(Natural News) The state government of California drew flaks from environmentalists over a proposal to release genetically modified mosquitoes on the population.
British biotechnology company Oxitec plans to make California the second state in the union – after Florida – to host an experimental release of its genetically modified mosquitoes. It is planning to release millions of these modified mosquitoes in Tulare County in the San Joaquin Valley region. (Related: Biotech company to release millions of genetically modified mosquitoes in California.)
News of this planned release of genetically modified mosquitoes comes as more reports pop up all over the state that the Aedes aegypti mosquito, a dangerous and invasive mosquito species, has been spotted in different parts of the state.
Aedes aegypti, colloquially called the yellow fever mosquito, is known for carrying diseases like Zika, dengue, chikungunya and yellow fever. It was first found in large numbers in Southern California around two decades ago, and since then has been slowly making its way up the state.
To solve this problem, Oxitec plans to introduce millions of modified yellow fever mosquitoes in 48 test sites in Tulare County, with potential expansion into Fresno, San Bernardino and Stanislaus. Oxitec claims that when these lab-built mosquitoes mate with their wild counterparts, their offspring die, leading to an eventual collapse of the population.
According to the California Department of Pesticide Regulation (DPR), which can approve or deny the test, between 5,000 and 30,000 genetically modified mosquitoes would be released on a weekly basis at each of the 48 sites and the permit would last until April 30, 2024.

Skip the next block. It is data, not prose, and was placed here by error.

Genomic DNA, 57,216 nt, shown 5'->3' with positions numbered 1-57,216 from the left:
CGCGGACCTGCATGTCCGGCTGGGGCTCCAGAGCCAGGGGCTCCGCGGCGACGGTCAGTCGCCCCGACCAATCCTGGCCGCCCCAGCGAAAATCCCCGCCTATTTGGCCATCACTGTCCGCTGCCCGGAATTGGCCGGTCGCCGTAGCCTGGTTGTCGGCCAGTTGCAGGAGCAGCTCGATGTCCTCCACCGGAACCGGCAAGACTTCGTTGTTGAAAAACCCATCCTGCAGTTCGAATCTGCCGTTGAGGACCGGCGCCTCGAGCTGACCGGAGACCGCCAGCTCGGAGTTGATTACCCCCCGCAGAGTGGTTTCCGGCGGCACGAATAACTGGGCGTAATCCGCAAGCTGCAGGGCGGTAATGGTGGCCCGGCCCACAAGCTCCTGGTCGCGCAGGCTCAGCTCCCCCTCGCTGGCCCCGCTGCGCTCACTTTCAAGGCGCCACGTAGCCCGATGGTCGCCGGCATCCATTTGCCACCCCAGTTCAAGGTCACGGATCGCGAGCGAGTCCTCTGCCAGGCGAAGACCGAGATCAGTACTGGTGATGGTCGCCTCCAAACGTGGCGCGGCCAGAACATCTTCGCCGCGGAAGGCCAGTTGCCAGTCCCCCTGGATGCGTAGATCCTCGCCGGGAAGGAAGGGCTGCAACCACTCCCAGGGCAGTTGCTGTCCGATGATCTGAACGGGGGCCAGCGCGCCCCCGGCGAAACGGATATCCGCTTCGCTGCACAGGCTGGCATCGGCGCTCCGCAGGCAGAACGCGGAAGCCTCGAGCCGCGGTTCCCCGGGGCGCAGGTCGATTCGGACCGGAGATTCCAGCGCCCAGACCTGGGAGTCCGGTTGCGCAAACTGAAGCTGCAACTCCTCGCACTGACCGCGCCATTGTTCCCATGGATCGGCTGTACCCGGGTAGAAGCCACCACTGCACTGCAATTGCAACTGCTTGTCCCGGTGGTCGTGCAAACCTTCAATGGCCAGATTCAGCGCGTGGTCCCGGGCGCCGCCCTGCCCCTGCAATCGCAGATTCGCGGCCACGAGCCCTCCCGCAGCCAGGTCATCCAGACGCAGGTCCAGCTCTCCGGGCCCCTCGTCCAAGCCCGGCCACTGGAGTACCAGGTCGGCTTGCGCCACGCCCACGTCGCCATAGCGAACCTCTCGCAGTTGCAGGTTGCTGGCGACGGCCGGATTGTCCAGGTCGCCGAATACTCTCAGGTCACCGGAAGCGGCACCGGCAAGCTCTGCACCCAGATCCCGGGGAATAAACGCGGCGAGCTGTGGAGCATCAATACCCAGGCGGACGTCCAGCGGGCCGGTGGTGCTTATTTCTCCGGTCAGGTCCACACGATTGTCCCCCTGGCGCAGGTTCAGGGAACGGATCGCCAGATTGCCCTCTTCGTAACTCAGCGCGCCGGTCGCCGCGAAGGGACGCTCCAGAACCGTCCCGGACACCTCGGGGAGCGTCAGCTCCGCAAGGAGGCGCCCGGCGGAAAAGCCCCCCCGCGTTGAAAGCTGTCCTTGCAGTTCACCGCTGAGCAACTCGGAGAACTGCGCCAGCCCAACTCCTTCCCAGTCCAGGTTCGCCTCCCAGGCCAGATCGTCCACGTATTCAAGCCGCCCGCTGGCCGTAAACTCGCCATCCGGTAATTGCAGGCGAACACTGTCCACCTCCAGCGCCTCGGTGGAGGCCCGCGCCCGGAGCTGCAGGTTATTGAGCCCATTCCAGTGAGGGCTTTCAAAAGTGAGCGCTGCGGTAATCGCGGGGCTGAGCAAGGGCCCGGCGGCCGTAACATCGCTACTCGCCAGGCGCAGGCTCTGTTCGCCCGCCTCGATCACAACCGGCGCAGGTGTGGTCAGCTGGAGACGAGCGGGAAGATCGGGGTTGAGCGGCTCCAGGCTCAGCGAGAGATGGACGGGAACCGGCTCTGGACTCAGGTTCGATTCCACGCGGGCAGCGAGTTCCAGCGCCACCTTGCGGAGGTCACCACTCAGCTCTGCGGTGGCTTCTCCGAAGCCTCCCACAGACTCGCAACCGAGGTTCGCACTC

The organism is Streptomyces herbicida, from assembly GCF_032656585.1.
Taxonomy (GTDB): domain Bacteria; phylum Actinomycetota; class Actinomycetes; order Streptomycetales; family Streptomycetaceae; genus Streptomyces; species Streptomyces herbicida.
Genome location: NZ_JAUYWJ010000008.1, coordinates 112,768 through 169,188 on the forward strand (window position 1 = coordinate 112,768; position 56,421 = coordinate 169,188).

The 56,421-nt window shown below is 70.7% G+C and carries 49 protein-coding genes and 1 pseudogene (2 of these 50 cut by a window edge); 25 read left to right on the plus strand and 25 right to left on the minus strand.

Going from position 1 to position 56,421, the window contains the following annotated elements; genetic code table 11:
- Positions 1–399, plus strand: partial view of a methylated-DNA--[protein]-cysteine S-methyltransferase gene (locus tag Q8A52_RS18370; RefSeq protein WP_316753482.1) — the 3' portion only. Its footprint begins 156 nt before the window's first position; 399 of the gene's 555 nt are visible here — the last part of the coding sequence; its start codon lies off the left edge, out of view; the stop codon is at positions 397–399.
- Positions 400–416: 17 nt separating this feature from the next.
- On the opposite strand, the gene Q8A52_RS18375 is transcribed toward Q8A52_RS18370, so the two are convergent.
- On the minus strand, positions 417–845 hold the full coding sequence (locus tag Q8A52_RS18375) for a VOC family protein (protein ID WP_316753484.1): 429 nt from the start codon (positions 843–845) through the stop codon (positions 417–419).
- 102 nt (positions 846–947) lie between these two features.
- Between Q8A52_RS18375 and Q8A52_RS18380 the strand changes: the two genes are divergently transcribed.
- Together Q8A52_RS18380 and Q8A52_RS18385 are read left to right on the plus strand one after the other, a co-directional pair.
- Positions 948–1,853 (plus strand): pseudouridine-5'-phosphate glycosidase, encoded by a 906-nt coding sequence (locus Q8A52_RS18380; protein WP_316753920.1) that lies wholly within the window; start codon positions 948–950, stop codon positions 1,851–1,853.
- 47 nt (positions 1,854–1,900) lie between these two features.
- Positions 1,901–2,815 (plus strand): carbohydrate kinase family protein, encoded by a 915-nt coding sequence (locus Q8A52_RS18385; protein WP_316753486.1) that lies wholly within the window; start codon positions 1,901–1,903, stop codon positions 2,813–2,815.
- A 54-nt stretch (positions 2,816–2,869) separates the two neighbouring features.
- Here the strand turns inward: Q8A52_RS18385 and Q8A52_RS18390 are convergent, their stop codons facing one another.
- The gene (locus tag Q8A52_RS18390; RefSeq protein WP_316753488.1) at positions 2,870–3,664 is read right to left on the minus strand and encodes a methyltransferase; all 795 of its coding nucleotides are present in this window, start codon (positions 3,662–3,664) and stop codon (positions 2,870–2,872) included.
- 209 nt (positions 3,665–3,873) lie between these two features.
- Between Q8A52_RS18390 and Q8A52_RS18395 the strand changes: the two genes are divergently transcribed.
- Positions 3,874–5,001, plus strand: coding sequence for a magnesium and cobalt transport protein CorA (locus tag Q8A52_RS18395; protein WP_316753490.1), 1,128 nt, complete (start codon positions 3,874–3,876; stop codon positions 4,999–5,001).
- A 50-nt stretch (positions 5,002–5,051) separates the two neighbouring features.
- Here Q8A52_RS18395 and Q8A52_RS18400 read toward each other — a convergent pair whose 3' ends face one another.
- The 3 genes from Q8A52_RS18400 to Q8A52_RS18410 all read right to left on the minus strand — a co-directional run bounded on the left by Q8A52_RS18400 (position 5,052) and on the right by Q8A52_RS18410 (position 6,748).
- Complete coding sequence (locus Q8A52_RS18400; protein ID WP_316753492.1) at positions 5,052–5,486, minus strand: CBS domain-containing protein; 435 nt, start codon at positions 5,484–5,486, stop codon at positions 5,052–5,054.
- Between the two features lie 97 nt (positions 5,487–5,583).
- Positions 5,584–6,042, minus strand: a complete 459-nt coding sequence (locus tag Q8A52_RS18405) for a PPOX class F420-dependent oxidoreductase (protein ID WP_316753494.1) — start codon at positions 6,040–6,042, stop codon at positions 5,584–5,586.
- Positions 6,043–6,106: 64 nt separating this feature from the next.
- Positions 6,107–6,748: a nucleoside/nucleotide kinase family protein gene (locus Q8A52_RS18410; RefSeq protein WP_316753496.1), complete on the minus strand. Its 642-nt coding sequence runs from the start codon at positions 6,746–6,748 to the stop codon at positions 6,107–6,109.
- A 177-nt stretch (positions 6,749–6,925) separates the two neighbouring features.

At least eight state legislators – all Democrats – oppose the release of GMO mosquitoes
In a letter addressed to the DPR, Democratic state legislators – six from the State Assembly and two from the State Senate – demanded that the agency disapprove the first-ever release of genetically engineered (GE) mosquitos in the state.
They demand a comprehensive review of the potential impact this planned release has on public health and the environment.
“It is our understanding that while the U.S. Environmental Protection Agency (EPA) did approve the GE mosquitoes to be released in California, the agency did not conduct a thorough scientific review of the impacts of this insect on public health or the environment. California must require more and better information prior to any approval,” wrote the legislators.
“We believe that the U.S. EPA review process was incomplete and that it is premature for the state of California to consider the Oxitec application without more diligent federal review,” they continued. “There are many issues not addressed by U.S. EPA’s review and there is insufficient data for the public to comment on the proposal or know its consequences.”
Even if the EPA conducts a thorough review of the modified mosquitoes’ impact, the legislators believe the application must also pass an analysis and a comprehensive review conducted under the standards set by the California Environmental Quality Act.
Following such a comprehensive review, the legislators believe the public should be presented with “environmentally preferable alternatives and mitigation measures” to control the population of Aedes aegypti and the public be allowed to decide if it prefers to let loose millions of genetically modified mosquitoes or other safer measures.
“The release of GE mosquitoes in California could be an experiment that, due to genetic spread, never ends and creates many unintended consequences. There are other more proven and less risky methods to control mosquitoes,” wrote the legislators. “We urge DPR to address the concerns raised in this letter and to decline Oxitec’s current Research Authorization application.”
“Before we permit the use of GE mosquitoes, the DPR should provide for clear rules and a review of public health and environmental risks of releasing the insects in a public process,” said State Assemblymember Laura Friedman, a Democrat who represents Glendale, Burbank and other parts of Los Angeles County. “There are too many unknown factors when it comes to how it could affect our biodiversity in the long run, including how this might influence populations of birds, bats, fish species and other insects.”
Learn more about what is happening in California at CaliforniaCollapse.news.
Watch this video strongly suggesting that the mosquitoes California wants to release will be used to vaccinate people against their will.
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